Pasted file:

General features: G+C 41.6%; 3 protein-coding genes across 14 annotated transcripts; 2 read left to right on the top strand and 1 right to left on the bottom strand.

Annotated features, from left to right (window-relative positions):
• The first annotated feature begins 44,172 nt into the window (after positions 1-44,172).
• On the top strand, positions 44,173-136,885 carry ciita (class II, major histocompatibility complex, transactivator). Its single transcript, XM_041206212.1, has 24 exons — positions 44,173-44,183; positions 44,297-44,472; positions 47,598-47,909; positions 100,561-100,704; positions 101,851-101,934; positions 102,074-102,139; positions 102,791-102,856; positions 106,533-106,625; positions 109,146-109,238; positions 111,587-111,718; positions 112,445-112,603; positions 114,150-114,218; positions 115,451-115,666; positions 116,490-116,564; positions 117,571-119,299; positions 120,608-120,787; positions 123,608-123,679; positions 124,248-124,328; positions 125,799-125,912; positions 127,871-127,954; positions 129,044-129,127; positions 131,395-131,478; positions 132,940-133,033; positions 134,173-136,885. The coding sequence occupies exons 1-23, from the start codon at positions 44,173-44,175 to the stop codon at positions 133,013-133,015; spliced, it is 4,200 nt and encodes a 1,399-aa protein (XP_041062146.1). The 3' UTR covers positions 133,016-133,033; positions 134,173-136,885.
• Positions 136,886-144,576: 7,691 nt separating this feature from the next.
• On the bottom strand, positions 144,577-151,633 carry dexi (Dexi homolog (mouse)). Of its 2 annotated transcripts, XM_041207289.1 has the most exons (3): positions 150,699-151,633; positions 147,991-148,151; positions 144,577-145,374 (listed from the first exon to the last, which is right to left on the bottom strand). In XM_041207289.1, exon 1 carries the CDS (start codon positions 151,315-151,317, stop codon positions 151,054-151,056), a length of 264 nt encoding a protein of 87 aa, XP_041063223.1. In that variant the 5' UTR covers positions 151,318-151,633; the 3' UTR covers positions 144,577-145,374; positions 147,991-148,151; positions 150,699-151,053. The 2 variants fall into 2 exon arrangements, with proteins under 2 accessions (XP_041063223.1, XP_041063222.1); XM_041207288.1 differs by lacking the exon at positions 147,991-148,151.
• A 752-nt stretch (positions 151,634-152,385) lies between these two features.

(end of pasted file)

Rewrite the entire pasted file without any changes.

General features: G+C 41.6%; 3 protein-coding genes across 14 annotated transcripts; 2 read left to right on the top strand and 1 right to left on the bottom strand.

Annotated features, from left to right (window-relative positions):
• The first annotated feature begins 44,172 nt into the window (after positions 1-44,172).
• On the top strand, positions 44,173-136,885 carry ciita (class II, major histocompatibility complex, transactivator). Its single transcript, XM_041206212.1, has 24 exons — positions 44,173-44,183; positions 44,297-44,472; positions 47,598-47,909; positions 100,561-100,704; positions 101,851-101,934; positions 102,074-102,139; positions 102,791-102,856; positions 106,533-106,625; positions 109,146-109,238; positions 111,587-111,718; positions 112,445-112,603; positions 114,150-114,218; positions 115,451-115,666; positions 116,490-116,564; positions 117,571-119,299; positions 120,608-120,787; positions 123,608-123,679; positions 124,248-124,328; positions 125,799-125,912; positions 127,871-127,954; positions 129,044-129,127; positions 131,395-131,478; positions 132,940-133,033; positions 134,173-136,885. The coding sequence occupies exons 1-23, from the start codon at positions 44,173-44,175 to the stop codon at positions 133,013-133,015; spliced, it is 4,200 nt and encodes a 1,399-aa protein (XP_041062146.1). The 3' UTR covers positions 133,016-133,033; positions 134,173-136,885.
• Positions 136,886-144,576: 7,691 nt separating this feature from the next.
• On the bottom strand, positions 144,577-151,633 carry dexi (Dexi homolog (mouse)). Of its 2 annotated transcripts, XM_041207289.1 has the most exons (3): positions 150,699-151,633; positions 147,991-148,151; positions 144,577-145,374 (listed from the first exon to the last, which is right to left on the bottom strand). In XM_041207289.1, exon 1 carries the CDS (start codon positions 151,315-151,317, stop codon positions 151,054-151,056), a length of 264 nt encoding a protein of 87 aa, XP_041063223.1. In that variant the 5' UTR covers positions 151,318-151,633; the 3' UTR covers positions 144,577-145,374; positions 147,991-148,151; positions 150,699-151,053. The 2 variants fall into 2 exon arrangements, with proteins under 2 accessions (XP_041063223.1, XP_041063222.1); XM_041207288.1 differs by lacking the exon at positions 147,991-148,151.
• A 752-nt stretch (positions 151,634-152,385) lies between these two features.